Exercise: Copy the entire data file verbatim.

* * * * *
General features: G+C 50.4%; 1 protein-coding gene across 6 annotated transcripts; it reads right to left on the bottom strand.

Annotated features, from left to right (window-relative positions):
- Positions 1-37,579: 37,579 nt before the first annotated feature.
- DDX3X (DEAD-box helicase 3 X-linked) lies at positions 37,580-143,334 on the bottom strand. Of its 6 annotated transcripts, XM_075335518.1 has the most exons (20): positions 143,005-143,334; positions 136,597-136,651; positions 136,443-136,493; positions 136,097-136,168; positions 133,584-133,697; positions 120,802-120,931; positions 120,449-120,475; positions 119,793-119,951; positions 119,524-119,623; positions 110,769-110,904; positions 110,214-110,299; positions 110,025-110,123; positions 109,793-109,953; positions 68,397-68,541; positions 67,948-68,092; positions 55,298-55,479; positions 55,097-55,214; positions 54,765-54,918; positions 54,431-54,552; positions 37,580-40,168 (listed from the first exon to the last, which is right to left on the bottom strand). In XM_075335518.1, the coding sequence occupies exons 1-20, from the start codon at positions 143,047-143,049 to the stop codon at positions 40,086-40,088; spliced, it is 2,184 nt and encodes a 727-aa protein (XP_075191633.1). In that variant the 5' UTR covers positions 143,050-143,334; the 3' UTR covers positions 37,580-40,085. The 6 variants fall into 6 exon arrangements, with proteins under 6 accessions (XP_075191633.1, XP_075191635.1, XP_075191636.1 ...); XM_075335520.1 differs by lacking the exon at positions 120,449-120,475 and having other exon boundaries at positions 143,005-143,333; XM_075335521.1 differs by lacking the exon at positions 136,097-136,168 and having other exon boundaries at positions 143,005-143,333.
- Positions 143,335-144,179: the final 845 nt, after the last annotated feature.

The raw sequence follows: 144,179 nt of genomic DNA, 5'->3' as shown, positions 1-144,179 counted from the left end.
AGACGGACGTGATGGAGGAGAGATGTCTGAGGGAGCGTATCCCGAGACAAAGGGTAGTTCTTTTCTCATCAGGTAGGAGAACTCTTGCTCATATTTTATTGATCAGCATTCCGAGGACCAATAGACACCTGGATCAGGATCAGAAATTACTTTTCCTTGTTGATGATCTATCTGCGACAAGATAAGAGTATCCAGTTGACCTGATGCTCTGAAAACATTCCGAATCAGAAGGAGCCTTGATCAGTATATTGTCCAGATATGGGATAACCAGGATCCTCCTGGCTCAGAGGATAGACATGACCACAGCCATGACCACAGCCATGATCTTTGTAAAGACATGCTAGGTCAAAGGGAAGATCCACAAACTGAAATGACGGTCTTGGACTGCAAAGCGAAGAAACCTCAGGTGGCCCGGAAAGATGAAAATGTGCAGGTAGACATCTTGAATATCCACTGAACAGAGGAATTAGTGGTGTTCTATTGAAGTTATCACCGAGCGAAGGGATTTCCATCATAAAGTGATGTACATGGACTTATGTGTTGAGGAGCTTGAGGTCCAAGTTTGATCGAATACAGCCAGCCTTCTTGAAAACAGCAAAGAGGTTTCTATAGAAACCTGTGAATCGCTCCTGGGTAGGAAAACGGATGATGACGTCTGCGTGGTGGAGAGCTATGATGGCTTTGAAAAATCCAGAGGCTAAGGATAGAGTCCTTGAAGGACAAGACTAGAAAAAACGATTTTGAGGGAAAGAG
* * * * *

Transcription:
General features: G+C 50.4%; 1 protein-coding gene across 6 annotated transcripts; it reads right to left on the bottom strand.

Annotated features, from left to right (window-relative positions):
- Positions 1-37,579: 37,579 nt before the first annotated feature.
- DDX3X (DEAD-box helicase 3 X-linked) lies at positions 37,580-143,334 on the bottom strand. Of its 6 annotated transcripts, XM_075335518.1 has the most exons (20): positions 143,005-143,334; positions 136,597-136,651; positions 136,443-136,493; positions 136,097-136,168; positions 133,584-133,697; positions 120,802-120,931; positions 120,449-120,475; positions 119,793-119,951; positions 119,524-119,623; positions 110,769-110,904; positions 110,214-110,299; positions 110,025-110,123; positions 109,793-109,953; positions 68,397-68,541; positions 67,948-68,092; positions 55,298-55,479; positions 55,097-55,214; positions 54,765-54,918; positions 54,431-54,552; positions 37,580-40,168 (listed from the first exon to the last, which is right to left on the bottom strand). In XM_075335518.1, the coding sequence occupies exons 1-20, from the start codon at positions 143,047-143,049 to the stop codon at positions 40,086-40,088; spliced, it is 2,184 nt and encodes a 727-aa protein (XP_075191633.1). In that variant the 5' UTR covers positions 143,050-143,334; the 3' UTR covers positions 37,580-40,085. The 6 variants fall into 6 exon arrangements, with proteins under 6 accessions (XP_075191633.1, XP_075191635.1, XP_075191636.1 ...); XM_075335520.1 differs by lacking the exon at positions 120,449-120,475 and having other exon boundaries at positions 143,005-143,333; XM_075335521.1 differs by lacking the exon at positions 136,097-136,168 and having other exon boundaries at positions 143,005-143,333.
- Positions 143,335-144,179: the final 845 nt, after the last annotated feature.

The raw sequence follows: 144,179 nt of genomic DNA, 5'->3' as shown, positions 1-144,179 counted from the left end.
AGACGGACGTGATGGAGGAGAGATGTCTGAGGGAGCGTATCCCGAGACAAAGGGTAGTTCTTTTCTCATCAGGTAGGAGAACTCTTGCTCATATTTTATTGATCAGCATTCCGAGGACCAATAGACACCTGGATCAGGATCAGAAATTACTTTTCCTTGTTGATGATCTATCTGCGACAAGATAAGAGTATCCAGTTGACCTGATGCTCTGAAAACATTCCGAATCAGAAGGAGCCTTGATCAGTATATTGTCCAGATATGGGATAACCAGGATCCTCCTGGCTCAGAGGATAGACATGACCACAGCCATGACCACAGCCATGATCTTTGTAAAGACATGCTAGGTCAAAGGGAAGATCCACAAACTGAAATGACGGTCTTGGACTGCAAAGCGAAGAAACCTCAGGTGGCCCGGAAAGATGAAAATGTGCAGGTAGACATCTTGAATATCCACTGAACAGAGGAATTAGTGGTGTTCTATTGAAGTTATCACCGAGCGAAGGGATTTCCATCATAAAGTGATGTACATGGACTTATGTGTTGAGGAGCTTGAGGTCCAAGTTTGATCGAATACAGCCAGCCTTCTTGAAAACAGCAAAGAGGTTTCTATAGAAACCTGTGAATCGCTCCTGGGTAGGAAAACGGATGATGACGTCTGCGTGGTGGAGAGCTATGATGGCTTTGAAAAATCCAGAGGCTAAGGATAGAGTCCTTGAAGGACAAGACTAGAAAAAACGATTTTGAGGGAAAGAG